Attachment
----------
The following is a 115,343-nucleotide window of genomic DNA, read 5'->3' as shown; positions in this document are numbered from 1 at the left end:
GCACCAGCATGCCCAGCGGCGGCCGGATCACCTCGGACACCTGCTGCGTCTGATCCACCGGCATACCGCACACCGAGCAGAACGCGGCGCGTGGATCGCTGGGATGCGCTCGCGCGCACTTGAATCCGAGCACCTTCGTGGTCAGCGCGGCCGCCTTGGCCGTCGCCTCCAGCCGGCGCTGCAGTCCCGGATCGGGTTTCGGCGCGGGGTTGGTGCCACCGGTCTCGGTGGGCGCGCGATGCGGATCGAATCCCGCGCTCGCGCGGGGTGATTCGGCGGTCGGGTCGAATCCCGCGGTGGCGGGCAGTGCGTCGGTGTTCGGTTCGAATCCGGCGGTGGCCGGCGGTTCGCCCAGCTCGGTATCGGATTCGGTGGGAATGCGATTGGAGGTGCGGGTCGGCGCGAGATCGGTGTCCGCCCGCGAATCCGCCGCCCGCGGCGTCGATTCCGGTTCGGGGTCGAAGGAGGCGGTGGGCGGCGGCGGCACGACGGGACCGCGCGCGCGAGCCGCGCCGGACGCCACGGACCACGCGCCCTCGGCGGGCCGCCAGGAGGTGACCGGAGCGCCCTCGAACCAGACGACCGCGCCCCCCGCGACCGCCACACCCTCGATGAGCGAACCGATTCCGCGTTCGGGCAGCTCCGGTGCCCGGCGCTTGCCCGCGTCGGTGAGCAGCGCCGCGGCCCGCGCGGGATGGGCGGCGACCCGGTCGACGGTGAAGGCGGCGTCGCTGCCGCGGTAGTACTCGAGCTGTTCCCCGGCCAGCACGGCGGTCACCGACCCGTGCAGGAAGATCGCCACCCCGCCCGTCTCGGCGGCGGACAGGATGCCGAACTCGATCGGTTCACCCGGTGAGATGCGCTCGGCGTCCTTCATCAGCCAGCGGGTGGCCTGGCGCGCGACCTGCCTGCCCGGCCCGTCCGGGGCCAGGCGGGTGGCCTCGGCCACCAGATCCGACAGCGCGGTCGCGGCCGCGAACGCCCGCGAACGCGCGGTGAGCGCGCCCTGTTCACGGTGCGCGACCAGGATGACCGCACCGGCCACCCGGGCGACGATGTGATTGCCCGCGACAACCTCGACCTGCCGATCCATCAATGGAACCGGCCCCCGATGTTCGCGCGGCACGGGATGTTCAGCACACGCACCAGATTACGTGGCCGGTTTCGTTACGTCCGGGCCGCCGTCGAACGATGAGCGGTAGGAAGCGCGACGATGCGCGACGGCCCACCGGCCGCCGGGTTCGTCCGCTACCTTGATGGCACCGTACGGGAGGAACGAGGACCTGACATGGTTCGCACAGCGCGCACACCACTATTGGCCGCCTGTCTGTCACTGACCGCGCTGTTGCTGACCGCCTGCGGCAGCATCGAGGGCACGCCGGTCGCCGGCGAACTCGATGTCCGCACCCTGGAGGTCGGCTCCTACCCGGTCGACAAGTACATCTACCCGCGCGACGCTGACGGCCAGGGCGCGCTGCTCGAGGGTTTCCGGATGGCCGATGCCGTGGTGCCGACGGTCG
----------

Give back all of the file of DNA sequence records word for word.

The following is a 115,343-nucleotide window of genomic DNA, read 5'->3' as shown; positions in this document are numbered from 1 at the left end:
GCACCAGCATGCCCAGCGGCGGCCGGATCACCTCGGACACCTGCTGCGTCTGATCCACCGGCATACCGCACACCGAGCAGAACGCGGCGCGTGGATCGCTGGGATGCGCTCGCGCGCACTTGAATCCGAGCACCTTCGTGGTCAGCGCGGCCGCCTTGGCCGTCGCCTCCAGCCGGCGCTGCAGTCCCGGATCGGGTTTCGGCGCGGGGTTGGTGCCACCGGTCTCGGTGGGCGCGCGATGCGGATCGAATCCCGCGCTCGCGCGGGGTGATTCGGCGGTCGGGTCGAATCCCGCGGTGGCGGGCAGTGCGTCGGTGTTCGGTTCGAATCCGGCGGTGGCCGGCGGTTCGCCCAGCTCGGTATCGGATTCGGTGGGAATGCGATTGGAGGTGCGGGTCGGCGCGAGATCGGTGTCCGCCCGCGAATCCGCCGCCCGCGGCGTCGATTCCGGTTCGGGGTCGAAGGAGGCGGTGGGCGGCGGCGGCACGACGGGACCGCGCGCGCGAGCCGCGCCGGACGCCACGGACCACGCGCCCTCGGCGGGCCGCCAGGAGGTGACCGGAGCGCCCTCGAACCAGACGACCGCGCCCCCCGCGACCGCCACACCCTCGATGAGCGAACCGATTCCGCGTTCGGGCAGCTCCGGTGCCCGGCGCTTGCCCGCGTCGGTGAGCAGCGCCGCGGCCCGCGCGGGATGGGCGGCGACCCGGTCGACGGTGAAGGCGGCGTCGCTGCCGCGGTAGTACTCGAGCTGTTCCCCGGCCAGCACGGCGGTCACCGACCCGTGCAGGAAGATCGCCACCCCGCCCGTCTCGGCGGCGGACAGGATGCCGAACTCGATCGGTTCACCCGGTGAGATGCGCTCGGCGTCCTTCATCAGCCAGCGGGTGGCCTGGCGCGCGACCTGCCTGCCCGGCCCGTCCGGGGCCAGGCGGGTGGCCTCGGCCACCAGATCCGACAGCGCGGTCGCGGCCGCGAACGCCCGCGAACGCGCGGTGAGCGCGCCCTGTTCACGGTGCGCGACCAGGATGACCGCACCGGCCACCCGGGCGACGATGTGATTGCCCGCGACAACCTCGACCTGCCGATCCATCAATGGAACCGGCCCCCGATGTTCGCGCGGCACGGGATGTTCAGCACACGCACCAGATTACGTGGCCGGTTTCGTTACGTCCGGGCCGCCGTCGAACGATGAGCGGTAGGAAGCGCGACGATGCGCGACGGCCCACCGGCCGCCGGGTTCGTCCGCTACCTTGATGGCACCGTACGGGAGGAACGAGGACCTGACATGGTTCGCACAGCGCGCACACCACTATTGGCCGCCTGTCTGTCACTGACCGCGCTGTTGCTGACCGCCTGCGGCAGCATCGAGGGCACGCCGGTCGCCGGCGAACTCGATGTCCGCACCCTGGAGGTCGGCTCCTACCCGGTCGACAAGTACATCTACCCGCGCGACGCTGACGGCCAGGGCGCGCTGCTCGAGGGTTTCCGGATGGCCGATGCCGTGGTGCCGACGGTCG